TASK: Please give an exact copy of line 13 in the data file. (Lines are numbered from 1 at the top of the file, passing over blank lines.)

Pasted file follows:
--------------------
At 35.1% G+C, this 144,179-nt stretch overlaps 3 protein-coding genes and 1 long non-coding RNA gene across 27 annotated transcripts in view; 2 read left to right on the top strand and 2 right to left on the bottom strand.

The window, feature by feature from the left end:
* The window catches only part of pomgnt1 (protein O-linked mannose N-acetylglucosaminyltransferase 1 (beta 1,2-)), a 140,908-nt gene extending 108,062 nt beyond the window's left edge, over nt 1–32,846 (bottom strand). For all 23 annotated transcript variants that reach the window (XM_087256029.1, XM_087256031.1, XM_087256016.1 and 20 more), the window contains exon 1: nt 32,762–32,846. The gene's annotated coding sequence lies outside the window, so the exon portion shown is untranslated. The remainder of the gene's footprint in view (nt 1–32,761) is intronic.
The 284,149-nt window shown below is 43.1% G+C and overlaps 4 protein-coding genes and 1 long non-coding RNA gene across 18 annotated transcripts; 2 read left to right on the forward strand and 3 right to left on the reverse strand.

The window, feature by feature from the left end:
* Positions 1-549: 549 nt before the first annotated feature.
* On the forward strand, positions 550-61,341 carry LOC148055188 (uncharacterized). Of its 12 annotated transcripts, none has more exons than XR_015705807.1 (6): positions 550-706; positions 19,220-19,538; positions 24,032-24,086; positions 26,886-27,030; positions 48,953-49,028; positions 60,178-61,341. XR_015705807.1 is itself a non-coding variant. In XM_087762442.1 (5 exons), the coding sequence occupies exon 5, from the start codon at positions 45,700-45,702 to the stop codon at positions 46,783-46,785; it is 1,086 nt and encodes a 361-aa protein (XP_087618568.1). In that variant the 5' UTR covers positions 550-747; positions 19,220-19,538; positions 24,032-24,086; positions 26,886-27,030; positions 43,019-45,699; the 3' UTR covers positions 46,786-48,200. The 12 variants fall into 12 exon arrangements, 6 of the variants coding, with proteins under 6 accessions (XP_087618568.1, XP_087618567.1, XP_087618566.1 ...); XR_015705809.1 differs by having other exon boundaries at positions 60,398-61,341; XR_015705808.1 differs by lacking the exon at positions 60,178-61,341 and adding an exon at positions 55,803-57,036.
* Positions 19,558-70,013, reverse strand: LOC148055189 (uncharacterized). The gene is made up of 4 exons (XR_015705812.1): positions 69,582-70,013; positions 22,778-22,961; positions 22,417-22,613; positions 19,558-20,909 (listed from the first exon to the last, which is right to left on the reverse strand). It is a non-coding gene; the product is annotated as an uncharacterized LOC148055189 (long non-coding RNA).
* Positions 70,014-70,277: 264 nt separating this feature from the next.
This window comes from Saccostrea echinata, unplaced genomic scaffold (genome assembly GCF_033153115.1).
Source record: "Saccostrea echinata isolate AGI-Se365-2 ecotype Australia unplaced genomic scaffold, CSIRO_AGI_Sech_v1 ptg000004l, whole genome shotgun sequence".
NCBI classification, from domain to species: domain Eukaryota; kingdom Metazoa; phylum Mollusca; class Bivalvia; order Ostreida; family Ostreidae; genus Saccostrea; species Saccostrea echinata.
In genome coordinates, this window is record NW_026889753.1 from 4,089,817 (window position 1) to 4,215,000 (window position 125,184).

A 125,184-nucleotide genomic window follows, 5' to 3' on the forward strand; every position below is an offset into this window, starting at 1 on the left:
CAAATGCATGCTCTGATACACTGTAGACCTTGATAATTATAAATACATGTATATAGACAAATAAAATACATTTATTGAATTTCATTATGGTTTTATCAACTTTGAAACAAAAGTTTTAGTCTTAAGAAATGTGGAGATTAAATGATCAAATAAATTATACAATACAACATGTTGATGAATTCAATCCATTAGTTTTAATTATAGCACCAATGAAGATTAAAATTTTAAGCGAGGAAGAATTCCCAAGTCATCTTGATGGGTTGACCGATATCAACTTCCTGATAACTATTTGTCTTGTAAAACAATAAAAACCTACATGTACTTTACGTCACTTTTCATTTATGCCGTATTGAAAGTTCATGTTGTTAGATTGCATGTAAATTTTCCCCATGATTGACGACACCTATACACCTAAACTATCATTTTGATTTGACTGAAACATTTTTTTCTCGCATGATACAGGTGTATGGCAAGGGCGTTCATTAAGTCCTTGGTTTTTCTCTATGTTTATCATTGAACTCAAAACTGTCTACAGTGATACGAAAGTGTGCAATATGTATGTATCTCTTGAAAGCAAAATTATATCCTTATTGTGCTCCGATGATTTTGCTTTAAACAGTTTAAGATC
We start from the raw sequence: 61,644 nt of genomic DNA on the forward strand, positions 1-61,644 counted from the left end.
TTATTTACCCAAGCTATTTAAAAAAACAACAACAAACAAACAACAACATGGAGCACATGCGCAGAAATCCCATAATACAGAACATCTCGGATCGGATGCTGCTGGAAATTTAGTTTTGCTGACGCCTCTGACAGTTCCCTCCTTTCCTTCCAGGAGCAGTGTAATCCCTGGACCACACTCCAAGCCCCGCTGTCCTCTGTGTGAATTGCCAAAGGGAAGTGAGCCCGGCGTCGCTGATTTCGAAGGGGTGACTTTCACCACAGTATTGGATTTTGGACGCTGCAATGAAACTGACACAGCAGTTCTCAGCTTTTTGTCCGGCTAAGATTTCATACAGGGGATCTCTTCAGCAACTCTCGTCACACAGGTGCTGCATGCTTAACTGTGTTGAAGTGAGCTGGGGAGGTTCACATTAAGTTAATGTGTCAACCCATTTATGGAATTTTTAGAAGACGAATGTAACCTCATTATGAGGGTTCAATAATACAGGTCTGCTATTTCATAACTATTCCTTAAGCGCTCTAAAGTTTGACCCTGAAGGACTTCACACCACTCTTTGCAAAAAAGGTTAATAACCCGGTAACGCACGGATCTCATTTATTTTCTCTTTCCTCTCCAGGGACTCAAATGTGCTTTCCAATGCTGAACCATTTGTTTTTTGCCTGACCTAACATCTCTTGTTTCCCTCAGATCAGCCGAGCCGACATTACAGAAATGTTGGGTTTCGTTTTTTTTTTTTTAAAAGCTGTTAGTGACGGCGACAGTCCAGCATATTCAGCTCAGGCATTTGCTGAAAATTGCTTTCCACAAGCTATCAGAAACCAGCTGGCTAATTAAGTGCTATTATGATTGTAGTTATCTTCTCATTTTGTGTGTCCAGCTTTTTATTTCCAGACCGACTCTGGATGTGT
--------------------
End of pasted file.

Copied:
In genome coordinates, this window is record NW_026889753.1 from 4,089,817 (window position 1) to 4,215,000 (window position 125,184).